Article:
If you’ve got extra time on your hands, it’s a good time to work on that spring cleaning project you’ve been putting off. It may not be fun or exciting to put your time towards refrigerator maintenance, but it can improve the performance and extend the life of your appliance. Better yet, it can save a lot of money on appliance repair and replacement.

Before we get started, we feel it’s important to address some questions you may have around food safety and preventing COVID-19 or the Coronavirus.

One of the questions we’ve been asked is if putting food inside a refrigerator or freezer will kill the coronavirus.

According to information from the World Health Organization (WHO), Coronavirus can live in cold and freezing temperatures. Cleaning is the best defense against food or packaging that may have been contaminated.

For fruit and vegetables, simply wash the item with food-safe soap and water. It is not necessary to soak the items first.

For food packaging, clean the surface with a disinfecting wipe and allow it to air dry.

Always wash your hands after handling objects that may have been exposed to the virus.

Now, on to your refrigerator!

Start With the Inside

There’s an excellent reason to start your cleaning project on the inside. In the next phase of the project, you may need to move the refrigerator. It’s easier (and safer) to move the refrigerator when empty.

Why It’s Important:

It can seem counter-intuitive to clean out your refrigerator at a time when grocery store shelves are bare.

Empty Shelves Due to Corona Virus

However, if you’re cutting down on trips to the grocery store or avoiding the public, it’s helpful to clean out the old to make room for the new. Also, when food spoils, it releases bacteria and fungal spores that cause your food to spoil faster.

A refrigerator that is too full, will struggle to get cold. Airflow is crucial for a refrigerator to operate properly.

What You Need:

  • Empty table or counter space
  • Cleaning cloth
  • Soap
  • Water
  • Gloves
  • Bleach (optional)
  • Shelf liner and/or paper bags (optional)

First, empty the refrigerator. As long as the food products don’t sit outside the refrigerator for more than two hours, it will still be safe to eat. This will help you find things that have been lurking in the back of your refrigerator and hidden science experiments.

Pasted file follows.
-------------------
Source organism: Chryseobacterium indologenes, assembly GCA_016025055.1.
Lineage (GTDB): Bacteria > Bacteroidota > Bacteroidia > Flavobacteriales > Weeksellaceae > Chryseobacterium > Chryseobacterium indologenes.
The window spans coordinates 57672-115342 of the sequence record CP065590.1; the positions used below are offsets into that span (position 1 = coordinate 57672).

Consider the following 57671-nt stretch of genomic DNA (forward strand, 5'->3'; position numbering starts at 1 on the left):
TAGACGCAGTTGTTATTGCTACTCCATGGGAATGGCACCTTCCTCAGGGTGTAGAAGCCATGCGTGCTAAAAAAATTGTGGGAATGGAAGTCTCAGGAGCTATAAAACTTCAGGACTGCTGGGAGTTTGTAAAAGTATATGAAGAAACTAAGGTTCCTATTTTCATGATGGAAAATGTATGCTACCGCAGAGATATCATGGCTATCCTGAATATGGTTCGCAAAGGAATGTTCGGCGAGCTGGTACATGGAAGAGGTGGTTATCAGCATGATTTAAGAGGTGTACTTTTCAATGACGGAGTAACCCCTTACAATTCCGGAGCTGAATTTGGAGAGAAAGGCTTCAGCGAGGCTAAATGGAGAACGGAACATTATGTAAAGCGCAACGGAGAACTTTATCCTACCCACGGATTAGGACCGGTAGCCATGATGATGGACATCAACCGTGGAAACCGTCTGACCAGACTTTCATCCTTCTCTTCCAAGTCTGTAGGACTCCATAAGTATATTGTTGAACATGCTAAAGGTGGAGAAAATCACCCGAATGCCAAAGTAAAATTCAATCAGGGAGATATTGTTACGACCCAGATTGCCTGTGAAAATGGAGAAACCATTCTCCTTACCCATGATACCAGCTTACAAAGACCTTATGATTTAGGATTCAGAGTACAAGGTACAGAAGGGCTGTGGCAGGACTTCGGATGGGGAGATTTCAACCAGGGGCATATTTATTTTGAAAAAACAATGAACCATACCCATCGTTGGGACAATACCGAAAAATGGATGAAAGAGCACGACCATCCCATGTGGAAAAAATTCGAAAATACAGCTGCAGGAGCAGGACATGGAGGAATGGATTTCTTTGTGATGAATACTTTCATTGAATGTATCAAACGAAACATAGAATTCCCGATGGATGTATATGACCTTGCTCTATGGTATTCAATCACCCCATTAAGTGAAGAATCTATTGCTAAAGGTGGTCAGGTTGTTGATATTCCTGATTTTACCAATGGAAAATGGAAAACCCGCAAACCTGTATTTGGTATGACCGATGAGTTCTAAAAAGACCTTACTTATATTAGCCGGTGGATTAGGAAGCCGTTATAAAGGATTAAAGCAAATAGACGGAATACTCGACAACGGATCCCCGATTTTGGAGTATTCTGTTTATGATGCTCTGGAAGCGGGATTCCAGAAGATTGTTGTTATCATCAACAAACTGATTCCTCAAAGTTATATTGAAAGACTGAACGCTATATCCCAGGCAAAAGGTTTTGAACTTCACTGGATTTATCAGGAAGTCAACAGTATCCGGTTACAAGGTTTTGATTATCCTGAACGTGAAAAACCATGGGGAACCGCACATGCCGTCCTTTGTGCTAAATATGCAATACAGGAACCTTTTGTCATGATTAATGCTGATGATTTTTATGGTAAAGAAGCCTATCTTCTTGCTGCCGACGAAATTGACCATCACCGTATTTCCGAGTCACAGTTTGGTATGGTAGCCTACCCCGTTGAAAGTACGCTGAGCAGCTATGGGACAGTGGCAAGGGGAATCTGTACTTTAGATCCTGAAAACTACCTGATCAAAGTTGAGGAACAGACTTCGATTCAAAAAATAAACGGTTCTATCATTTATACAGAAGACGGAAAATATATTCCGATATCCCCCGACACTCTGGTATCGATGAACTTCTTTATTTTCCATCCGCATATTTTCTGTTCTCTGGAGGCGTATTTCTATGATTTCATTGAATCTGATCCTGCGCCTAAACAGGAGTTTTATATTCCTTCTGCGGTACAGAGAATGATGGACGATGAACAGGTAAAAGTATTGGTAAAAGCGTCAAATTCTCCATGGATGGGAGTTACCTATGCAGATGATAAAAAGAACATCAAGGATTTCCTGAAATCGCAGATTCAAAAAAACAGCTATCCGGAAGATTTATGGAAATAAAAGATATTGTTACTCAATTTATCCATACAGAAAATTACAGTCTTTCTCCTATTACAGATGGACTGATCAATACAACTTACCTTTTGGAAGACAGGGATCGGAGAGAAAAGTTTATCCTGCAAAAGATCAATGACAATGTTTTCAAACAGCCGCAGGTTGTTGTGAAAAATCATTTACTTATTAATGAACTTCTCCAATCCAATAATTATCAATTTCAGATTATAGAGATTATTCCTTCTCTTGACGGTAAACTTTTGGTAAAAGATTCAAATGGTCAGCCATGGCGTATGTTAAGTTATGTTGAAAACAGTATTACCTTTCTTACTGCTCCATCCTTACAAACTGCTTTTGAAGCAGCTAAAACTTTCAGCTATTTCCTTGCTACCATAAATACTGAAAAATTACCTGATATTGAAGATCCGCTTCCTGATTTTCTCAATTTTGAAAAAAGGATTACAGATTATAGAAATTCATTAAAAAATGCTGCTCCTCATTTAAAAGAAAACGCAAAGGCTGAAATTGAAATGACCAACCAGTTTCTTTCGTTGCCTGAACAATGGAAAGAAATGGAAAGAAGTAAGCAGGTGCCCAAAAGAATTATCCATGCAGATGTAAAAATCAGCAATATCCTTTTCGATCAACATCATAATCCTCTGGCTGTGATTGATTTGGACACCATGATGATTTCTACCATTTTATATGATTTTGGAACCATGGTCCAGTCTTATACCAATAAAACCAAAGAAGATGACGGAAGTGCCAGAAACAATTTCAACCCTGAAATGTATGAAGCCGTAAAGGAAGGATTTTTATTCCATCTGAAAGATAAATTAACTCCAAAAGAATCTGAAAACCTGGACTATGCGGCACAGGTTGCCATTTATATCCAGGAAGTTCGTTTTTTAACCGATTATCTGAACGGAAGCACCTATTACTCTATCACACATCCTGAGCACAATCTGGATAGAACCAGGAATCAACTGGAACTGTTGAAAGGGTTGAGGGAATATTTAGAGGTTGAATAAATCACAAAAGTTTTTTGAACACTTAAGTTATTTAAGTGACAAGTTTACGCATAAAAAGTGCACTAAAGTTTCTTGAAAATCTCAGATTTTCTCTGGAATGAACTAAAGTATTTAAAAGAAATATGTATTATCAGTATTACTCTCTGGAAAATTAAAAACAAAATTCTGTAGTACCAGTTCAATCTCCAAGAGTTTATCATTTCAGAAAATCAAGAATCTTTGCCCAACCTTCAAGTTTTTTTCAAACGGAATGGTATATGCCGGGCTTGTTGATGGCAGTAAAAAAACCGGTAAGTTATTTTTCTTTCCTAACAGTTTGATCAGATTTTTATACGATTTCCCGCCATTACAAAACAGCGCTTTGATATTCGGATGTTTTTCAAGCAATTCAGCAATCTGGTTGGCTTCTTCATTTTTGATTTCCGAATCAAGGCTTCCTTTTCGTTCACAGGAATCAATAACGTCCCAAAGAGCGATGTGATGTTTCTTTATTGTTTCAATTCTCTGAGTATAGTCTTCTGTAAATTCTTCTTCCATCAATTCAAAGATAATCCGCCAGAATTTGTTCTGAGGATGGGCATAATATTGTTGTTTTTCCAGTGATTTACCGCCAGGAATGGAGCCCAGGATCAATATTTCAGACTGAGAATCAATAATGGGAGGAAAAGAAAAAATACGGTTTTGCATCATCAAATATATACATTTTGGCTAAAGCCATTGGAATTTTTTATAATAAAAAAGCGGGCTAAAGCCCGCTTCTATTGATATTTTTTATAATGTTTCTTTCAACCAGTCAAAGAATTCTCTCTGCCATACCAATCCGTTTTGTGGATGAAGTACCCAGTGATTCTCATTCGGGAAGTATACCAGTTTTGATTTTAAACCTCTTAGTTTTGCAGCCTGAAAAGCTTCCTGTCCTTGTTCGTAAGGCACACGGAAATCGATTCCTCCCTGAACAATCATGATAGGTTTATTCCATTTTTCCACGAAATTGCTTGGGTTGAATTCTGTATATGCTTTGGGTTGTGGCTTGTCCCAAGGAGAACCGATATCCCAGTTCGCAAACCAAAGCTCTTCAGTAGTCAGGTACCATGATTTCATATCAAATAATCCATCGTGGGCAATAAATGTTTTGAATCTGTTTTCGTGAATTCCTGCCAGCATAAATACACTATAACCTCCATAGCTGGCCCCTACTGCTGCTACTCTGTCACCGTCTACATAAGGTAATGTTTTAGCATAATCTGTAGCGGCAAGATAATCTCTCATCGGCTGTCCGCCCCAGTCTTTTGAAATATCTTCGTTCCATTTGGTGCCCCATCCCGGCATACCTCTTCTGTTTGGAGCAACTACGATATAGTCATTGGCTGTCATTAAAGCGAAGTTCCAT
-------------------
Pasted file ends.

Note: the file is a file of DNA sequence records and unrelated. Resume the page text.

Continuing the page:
Next, check the expiration dates on your bottles and jars. Sauces and dressings are not eternal. Ditch anything that smells unpleasant, has changed color, or is well past its expiration date. You don’t have to toss something immediately after its expiration date, but if it’s a few months past its date, it may be time to give it the boot.

For our Zero Waste friends, you can wash repurpose glass and plastic jars to serve as planters, storage, and as food-safe containers in stores that offer refillable supplies.

Wipe down all shelves and drawers with a damp cloth. If you’re concerned about chemicals near your food, dish soap and water is an effective cleanser.

If you want to disinfect while you clean, first wash all the surfaces, then wipe the surfaces with a diluted bleach and water solution. The Centers for Disease Control (CDC) says that ⅓ cup bleach to one gallon of water will kill viruses and bacteria. Please use gloves when using bleach products and never mix bleach with anything other than water.

Clean Your Refrigerator With Gloves

Pro Tip: Once the refrigerator is clean, line refrigerator shelves with shelf liner or paper bags for easier cleanup.

Clean The Coils

Reducing energy usage, improving performance, and extending the life of your refrigerator, starts with the condenser coils.

Why It’s Important:

The condenser cools and condenses the liquid refrigerant as it runs through the coils. This process is often noisy, but necessary for the function of your refrigerator.

The coils are a magnet for dust and hair. If the coils are dirty the refrigerator has to work harder to cool the refrigerant, which not only wastes energy, it can cause parts to fail. Since the condenser and compressor are the most expensive parts on a refrigerator to replace, it is worth the time investment to keep them clean.

Dirty Refrigerator Coils

What You’ll Need:

  • A soft dry cloth
  • A long duster or a vacuum with an appliance brush attachment
  • Safety Gloves
  • Long Sleeves
  • Screwdriver (possible)

The first step is always to unplug your refrigerator from the power. DO NOT SKIP THIS STEP. It is not safe to clean the condenser coils when the refrigerator is powered.